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Solar System School Project solar system solar system pinterest solar system Project Solar System School
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There is a bizarre rocky landscape, well hidden from our prying eyes, in the secretive shadows under the oceans of our Earth. Here, in this strange and alien domain, it is always as dark as midnight. Thin, tall towers of craggy rock emit billows of black smoke from their peaks, while all around the towers stand a weird, wavy multitude of red-and-white, tube-like organisms--that have no eyes, no intestines, and no mouth. These 3-foot-long tubeworms derive their energy from Earth itself, and not from the light of our nearby Sun--a feat that most biologists did not believe possible until these wormish creatures were discovered back in 2001. The extremely hot, superheated black water, billowing out from the hydrothermal vents erupting on Earth's seafloor, provides high-energy chemicals that sustain the tubeworms, as well as other weird organisms that apparently thrive in this very improbable habitat.



o follow the Moon waxing and waning throughout the different zodiac signs is an elegant way to be more aware of your own constant change in the emotional landscape and how your emotional outlook is coloring the perception of events and circumstances. The Moon is the fastest moving planet we observe in astrology and is known for her fickle nature. Every 2 ½ days there is a variation in the way we subtly feel and react from that gut level instinct. The Moon is representing our emotional filter and the way we perceive life. The position of the Moon in your personal chart is one of the most important points of an astrological reading.



However, it was little Enceladus that gave astronomers their greatest shock. Even though the existence of Enceladus has been known since it was discovered by William Herschel in 1789, its enchantingly weird character was not fully appreciated until this century. Indeed, until the Voyagers flew past it, little was known about the moon. However, Enceladus has always been considered one of the more interesting members of Saturn's abundantly moonstruck family, for a number of very good reasons. First of all, it is amazingly bright. The quantity of sunlight that an object in our Solar System reflects back is termed its albedo, and this is calculated primarily by the color of the object's ground coating. The albedo of the dazzling Enceladus is almost a mirror-like 100%. Basically, this means that the surface of the little moon is richly covered with ice crystals--and that these crystals are regularly and frequently replenished. When the Voyagers flew over Enceladus in the 1980s, they found that the object was indeed abundantly coated with glittering ice. It was also being constantly, frequently repaved. Immense basins and valleys were filled with pristine white, fresh snow. Craters were cut in half--one side of the crater remaining a visible cavity pockmarking the moon's surface, and the other side completely buried in the bright, white snow. Remarkably, Enceladus circles Saturn within its so-called E ring, which is the widest of the planet's numerous rings. Just behind the moon is a readily-observed bulge within that ring, that astronomers determined was the result of the sparkling emission emanating from icy volcanoes (cryovolcanoes) that follow Enceladus wherever it wanders around its parent planet. The cryovolanoes studding Enceladus are responsible for the frequent repaving of its surface. In 2008, Cassini confirmed that the cryovolanic stream was composed of ordinary water, laced with carbon dioxide, potassium salts, carbon monoxide, and a plethora of other organic materials. Tidal squeezing, caused by Saturn and the nearby sister moons Dione and Tethys, keep the interior of Enceladus pleasantly warm, and its water in a liquid state--thus allowing the cryovolcanoes to keep spewing out their watery eruptions. The most enticing mystery, of course, is determining exactly how much water Enceladus holds. Is there merely a lake-sized body of water, or a sea, or a global ocean? The more water there is, the more it will circulate and churn--and the more Enceladus quivers and shakes, the more likely it is that it can brew up a bit of life.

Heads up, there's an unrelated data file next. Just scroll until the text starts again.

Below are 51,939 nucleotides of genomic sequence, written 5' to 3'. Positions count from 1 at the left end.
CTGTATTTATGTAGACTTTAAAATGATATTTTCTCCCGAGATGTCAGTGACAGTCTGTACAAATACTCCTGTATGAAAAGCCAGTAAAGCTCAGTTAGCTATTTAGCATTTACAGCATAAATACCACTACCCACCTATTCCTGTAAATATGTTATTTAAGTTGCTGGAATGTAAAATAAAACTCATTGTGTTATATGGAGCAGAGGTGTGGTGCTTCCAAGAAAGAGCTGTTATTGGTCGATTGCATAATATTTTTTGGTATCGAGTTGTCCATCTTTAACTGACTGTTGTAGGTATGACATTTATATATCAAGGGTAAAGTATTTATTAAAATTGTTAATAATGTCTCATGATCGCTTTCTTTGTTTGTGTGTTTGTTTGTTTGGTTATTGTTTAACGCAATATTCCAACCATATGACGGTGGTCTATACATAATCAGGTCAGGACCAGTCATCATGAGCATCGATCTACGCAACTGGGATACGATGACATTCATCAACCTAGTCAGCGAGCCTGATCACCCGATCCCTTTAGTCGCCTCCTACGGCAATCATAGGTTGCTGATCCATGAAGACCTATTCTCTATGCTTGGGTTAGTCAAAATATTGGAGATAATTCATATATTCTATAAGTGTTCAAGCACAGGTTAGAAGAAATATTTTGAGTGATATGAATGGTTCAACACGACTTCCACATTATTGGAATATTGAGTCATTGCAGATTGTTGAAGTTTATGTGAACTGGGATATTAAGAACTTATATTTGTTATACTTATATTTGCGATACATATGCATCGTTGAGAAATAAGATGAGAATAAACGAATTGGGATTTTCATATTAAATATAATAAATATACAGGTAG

"We developed new operations methods for INMS for Cassini's final flight through Enceladus' plume. We conducted extensive simulations, data analyses, and laboratory tests to identify background sources of hydrogen, allowing us to quantify just how much molecular hydrogen was truly originating from Enceladus itself," explained Dr. Rebecca Perryman in the April 13, 2017 SwRI Press Release. Dr. Perryman is INMS operations technical lead.



The signs of the moon cycle each month rather than each year. Each sign has three phases: ascending, true, and descending. Each sign influences our emotions differently, depending on our sun sign and natural tendencies. The phases of the moon also affect our emotions and other aspects of astrology.



"We believe that the Huygens Probe, which landed on Titan in January 2005, raised a small amount of organic dust upon arrival due to its powerful aerodynamic wake. But what we spotted here with Cassini is at a much larger scale. The near surface wind speeds required to raise such an amount of dust as we see in these dust storms would have to be very strong--about five times as strong as the average wind speeds estimated by the Huygens measurements near the surface and with climate models," Dr. Rodriguez added.

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